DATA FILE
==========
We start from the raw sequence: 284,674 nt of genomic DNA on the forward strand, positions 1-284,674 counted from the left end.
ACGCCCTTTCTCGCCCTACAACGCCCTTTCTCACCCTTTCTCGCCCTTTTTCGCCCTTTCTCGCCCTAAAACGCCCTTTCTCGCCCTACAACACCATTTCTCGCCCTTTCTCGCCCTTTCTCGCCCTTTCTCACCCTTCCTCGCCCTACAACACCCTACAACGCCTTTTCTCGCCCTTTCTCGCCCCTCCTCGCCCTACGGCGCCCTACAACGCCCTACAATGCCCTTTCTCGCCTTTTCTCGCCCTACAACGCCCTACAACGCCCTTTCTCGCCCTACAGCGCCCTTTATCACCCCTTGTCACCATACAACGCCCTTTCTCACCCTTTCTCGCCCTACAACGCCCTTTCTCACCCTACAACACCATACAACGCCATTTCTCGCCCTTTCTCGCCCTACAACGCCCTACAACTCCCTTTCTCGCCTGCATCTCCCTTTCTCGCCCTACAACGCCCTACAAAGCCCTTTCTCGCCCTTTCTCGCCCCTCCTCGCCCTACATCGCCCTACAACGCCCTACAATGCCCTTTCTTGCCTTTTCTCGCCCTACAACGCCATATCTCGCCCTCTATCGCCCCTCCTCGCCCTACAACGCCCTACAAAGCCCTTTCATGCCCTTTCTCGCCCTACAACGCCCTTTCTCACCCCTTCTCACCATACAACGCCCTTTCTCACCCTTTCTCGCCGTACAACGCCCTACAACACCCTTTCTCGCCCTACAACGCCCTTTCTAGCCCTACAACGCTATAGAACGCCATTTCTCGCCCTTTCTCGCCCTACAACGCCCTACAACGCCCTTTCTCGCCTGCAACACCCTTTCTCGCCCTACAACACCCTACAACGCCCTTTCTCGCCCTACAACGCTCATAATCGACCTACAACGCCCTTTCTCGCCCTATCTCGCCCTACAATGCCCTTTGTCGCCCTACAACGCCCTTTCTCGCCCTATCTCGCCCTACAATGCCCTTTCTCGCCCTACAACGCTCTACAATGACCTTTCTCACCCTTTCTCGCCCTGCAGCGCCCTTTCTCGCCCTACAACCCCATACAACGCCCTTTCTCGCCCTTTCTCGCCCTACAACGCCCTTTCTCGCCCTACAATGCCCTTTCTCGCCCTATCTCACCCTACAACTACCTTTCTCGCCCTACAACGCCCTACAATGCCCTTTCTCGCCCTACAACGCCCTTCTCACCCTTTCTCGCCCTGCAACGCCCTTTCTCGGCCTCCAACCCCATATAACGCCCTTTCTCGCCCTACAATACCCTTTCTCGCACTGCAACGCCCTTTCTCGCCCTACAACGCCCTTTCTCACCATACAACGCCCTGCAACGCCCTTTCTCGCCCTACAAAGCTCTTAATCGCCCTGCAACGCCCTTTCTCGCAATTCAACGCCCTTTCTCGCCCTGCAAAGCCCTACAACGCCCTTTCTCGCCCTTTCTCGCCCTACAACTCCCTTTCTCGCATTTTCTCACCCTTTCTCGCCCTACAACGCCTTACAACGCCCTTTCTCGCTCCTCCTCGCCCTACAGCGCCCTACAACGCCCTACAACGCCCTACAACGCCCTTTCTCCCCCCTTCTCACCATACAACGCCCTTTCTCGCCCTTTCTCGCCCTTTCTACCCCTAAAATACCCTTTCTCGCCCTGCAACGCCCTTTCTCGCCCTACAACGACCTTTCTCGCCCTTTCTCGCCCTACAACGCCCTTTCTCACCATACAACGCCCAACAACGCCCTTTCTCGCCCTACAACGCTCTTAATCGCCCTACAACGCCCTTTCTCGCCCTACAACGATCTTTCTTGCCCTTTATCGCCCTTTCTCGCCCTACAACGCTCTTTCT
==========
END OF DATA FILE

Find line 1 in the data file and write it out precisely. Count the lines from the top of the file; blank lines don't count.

We start from the raw sequence: 284,674 nt of genomic DNA on the forward strand, positions 1-284,674 counted from the left end.